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  • Writer's pictureGregory Andrews

Wind farms benefit whales

Updated: May 31, 2023

At the moment on the NSW Central Coast some people appear to be getting sucked in by misinformation about whales and wind farms. They believe a proposed off-shore wind farm threatens them as they migrate up and down the coast. The science shows Australia's whales do face serious threats. But not from wind farms. Indeed, as part of the world's urgently-needed shift away from fossil fuels, wind farms can contribute to whales' security.

Whales are primarily imperilled by climate change which wreaks havoc on their ocean habitat and alters their food availability and migration patterns. Data shows many are already returning from Antarctica malnourished. Overfishing also depletes their food sources and toxic pollution contaminates their environment and harms their health. Ship strikes, caused by busy maritime traffic, are another grave danger to whales. Ship propellors and noise seriously threaten our whales. Plastic pollution, entanglement in fishing gear and continued hunting by Japan are also major threats. Wind farms are not.

Actually, wind farms benefit whales by helping combat climate change through their generation of clean, renewable energy without greenhouse gas emissions. By reducing our reliance on fossil fuels, wind farms help protect ocean habitats from the impacts of rising temperatures and ocean acidification.

But wind energy has another noteworthy advantage for whale conservation in regions like Newcastle and the Hunter Valley, where burning and exporting coal are major activities. Transitioning to renewable energy and ceasing coal exports can substantially reduce shipping traffic. This lowers the risk of ship strikes and noise pollution to whales and thus helps safeguard their well-being. The Port of Newcastle handles 4,700 ship movements per annum. It is the biggest coal exporting facility in the world. Each ship represents a threat to whales everywhere it travels - through direct strikes and disrupting noise pollution. And indirectly, each ship threatens whales through its facilitation of coal exports and global emissions. Coal is the world's number one source of climate damage and Australia is the world's biggest coal exporter.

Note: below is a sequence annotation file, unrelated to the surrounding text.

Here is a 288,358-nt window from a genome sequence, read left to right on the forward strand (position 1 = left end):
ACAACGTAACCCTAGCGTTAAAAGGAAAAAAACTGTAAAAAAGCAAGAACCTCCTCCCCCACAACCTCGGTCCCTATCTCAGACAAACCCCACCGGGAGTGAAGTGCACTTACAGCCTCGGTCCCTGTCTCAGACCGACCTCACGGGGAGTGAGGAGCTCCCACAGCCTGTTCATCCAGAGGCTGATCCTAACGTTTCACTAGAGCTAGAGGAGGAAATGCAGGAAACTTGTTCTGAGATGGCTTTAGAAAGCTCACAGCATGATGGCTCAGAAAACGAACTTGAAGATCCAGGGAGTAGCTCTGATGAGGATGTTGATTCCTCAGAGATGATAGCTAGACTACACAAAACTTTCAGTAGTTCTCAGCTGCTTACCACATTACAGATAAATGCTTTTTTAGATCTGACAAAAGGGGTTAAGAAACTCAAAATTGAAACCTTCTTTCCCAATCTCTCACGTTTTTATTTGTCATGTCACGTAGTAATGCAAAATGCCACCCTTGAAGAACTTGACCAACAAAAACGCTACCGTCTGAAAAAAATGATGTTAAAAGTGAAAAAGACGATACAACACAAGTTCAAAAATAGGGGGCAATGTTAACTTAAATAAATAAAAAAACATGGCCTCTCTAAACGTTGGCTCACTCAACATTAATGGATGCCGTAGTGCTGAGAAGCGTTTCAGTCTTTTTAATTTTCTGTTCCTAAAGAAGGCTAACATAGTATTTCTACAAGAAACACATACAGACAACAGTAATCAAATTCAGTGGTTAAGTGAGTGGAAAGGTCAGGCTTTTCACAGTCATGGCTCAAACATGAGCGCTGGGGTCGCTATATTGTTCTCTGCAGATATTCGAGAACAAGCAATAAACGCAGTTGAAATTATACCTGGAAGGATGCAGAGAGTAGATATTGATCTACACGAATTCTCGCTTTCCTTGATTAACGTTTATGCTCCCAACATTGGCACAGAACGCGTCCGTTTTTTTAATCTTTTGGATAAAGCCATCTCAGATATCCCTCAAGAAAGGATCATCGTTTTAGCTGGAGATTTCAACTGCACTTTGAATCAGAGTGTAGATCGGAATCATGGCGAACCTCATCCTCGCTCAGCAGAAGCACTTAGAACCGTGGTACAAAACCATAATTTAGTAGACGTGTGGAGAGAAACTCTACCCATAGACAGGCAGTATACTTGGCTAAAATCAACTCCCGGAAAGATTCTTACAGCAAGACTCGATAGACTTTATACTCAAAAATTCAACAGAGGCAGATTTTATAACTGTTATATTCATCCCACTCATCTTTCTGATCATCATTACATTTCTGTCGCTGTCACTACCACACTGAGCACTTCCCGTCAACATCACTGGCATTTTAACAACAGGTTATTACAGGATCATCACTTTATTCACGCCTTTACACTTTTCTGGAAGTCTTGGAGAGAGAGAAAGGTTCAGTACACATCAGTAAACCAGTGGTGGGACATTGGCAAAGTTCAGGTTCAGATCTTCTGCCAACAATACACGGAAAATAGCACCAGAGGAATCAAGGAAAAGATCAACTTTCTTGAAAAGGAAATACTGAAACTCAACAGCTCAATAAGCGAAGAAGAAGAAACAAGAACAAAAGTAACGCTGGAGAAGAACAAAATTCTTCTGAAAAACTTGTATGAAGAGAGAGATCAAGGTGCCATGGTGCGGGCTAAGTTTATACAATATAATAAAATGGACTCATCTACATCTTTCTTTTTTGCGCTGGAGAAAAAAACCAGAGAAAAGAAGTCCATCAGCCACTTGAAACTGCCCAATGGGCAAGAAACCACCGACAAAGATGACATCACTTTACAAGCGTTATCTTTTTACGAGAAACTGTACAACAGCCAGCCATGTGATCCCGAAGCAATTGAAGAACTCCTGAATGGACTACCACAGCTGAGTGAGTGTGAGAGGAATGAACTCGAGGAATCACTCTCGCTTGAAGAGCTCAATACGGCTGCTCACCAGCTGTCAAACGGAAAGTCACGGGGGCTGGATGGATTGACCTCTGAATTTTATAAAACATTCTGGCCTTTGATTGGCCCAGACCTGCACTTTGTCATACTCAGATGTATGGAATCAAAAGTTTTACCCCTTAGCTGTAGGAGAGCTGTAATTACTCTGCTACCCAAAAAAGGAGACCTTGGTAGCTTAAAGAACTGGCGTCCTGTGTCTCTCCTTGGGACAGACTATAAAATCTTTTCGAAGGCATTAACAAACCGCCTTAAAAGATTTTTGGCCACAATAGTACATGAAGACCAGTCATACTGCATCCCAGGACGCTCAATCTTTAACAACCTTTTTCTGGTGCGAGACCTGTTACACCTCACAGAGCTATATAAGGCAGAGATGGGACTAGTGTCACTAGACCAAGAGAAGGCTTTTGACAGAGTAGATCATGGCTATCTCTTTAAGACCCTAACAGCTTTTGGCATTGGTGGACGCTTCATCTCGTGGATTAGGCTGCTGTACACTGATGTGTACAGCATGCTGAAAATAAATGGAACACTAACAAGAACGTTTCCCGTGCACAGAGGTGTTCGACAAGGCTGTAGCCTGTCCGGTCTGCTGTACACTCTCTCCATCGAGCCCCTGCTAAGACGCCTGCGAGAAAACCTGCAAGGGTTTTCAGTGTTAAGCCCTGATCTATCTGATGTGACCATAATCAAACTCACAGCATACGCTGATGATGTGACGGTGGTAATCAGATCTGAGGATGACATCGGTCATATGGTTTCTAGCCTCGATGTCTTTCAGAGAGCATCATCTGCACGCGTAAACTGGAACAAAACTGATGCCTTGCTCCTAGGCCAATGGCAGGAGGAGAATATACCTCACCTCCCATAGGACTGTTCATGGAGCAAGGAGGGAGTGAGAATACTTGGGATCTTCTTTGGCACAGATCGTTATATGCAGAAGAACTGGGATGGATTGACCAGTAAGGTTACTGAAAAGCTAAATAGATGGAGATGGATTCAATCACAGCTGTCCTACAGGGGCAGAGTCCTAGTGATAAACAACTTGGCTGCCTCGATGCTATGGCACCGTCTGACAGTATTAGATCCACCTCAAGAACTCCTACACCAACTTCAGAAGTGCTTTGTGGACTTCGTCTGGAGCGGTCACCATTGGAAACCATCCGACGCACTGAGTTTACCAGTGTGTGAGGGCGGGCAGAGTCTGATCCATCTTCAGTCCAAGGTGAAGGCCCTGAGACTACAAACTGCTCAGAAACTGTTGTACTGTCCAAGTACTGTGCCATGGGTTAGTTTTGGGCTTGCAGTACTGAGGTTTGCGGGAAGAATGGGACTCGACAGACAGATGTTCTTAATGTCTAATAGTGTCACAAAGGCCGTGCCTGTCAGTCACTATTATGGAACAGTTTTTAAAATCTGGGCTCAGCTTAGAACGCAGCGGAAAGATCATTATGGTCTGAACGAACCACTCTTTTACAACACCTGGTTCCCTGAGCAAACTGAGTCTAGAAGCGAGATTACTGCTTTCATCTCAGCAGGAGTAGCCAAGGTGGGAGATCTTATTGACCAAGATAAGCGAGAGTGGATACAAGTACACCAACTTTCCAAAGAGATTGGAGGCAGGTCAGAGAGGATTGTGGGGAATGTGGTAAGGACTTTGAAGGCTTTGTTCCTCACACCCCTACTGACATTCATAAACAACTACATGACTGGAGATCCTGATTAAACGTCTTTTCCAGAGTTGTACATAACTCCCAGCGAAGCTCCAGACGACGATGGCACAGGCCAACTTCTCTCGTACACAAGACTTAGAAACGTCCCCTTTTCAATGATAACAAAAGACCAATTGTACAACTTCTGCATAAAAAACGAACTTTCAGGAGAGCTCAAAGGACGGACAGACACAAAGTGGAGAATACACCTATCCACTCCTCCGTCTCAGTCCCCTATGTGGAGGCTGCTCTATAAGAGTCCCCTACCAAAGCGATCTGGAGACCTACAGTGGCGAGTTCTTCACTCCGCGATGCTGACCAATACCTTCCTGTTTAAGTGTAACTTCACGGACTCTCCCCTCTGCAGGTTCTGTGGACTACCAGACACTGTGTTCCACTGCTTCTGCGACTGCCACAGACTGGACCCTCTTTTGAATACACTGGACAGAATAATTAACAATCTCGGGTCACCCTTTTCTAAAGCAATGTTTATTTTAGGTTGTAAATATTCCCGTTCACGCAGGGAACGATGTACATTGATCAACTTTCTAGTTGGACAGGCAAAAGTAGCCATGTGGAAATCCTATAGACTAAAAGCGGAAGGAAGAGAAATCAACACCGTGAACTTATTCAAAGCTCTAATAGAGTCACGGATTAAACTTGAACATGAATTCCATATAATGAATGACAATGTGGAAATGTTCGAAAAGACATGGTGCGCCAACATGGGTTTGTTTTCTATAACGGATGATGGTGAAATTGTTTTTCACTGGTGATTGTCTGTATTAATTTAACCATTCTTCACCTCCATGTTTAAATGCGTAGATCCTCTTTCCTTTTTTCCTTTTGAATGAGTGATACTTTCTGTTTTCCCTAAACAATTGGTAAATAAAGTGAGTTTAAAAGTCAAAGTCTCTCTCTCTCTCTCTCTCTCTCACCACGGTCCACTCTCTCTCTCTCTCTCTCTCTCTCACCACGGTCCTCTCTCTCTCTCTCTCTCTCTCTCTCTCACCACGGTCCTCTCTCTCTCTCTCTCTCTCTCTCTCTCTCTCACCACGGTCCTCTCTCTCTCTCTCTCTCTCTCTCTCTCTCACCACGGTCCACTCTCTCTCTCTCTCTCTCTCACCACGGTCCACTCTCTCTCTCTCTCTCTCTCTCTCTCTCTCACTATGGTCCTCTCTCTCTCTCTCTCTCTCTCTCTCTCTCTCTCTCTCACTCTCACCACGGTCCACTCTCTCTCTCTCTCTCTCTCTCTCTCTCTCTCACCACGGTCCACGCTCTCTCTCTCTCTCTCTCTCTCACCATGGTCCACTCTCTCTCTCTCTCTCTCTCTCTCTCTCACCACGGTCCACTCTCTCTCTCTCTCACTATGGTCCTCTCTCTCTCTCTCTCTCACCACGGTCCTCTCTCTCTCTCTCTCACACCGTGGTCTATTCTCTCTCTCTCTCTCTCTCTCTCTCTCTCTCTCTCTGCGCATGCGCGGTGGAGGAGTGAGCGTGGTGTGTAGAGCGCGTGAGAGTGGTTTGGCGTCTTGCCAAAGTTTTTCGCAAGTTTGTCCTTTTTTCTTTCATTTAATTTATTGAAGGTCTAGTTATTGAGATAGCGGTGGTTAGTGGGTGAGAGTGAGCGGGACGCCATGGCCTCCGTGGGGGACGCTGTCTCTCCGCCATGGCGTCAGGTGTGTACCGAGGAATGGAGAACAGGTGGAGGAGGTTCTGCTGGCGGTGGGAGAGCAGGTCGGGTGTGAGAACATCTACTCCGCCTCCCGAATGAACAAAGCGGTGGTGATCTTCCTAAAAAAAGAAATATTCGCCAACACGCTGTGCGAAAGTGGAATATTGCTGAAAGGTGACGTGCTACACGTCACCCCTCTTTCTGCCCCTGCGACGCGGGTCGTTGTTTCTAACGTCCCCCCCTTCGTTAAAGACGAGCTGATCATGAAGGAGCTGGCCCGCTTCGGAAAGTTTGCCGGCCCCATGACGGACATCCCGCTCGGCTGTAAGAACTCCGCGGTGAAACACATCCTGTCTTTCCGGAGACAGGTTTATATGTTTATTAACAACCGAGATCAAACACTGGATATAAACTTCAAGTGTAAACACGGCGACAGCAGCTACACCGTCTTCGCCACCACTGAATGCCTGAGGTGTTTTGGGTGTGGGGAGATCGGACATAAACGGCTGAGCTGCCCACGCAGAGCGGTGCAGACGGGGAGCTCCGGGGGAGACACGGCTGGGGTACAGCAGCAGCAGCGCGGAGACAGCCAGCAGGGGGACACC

Protecting whales requires a multifaceted approach. One that addresses their key threats. One that is not distracted by misinformation. That's why it's important not to get sucked in by the coal lobby and climate change denialists. Addressing climate change, reducing marine pollution, and minimising ship strikes by transitioning to renewable energy sources like wind, can help forge a sustainable future for our whales.

This whale and its baby swam right underneath me in 2017 when I was Threatened Species Commissioner.

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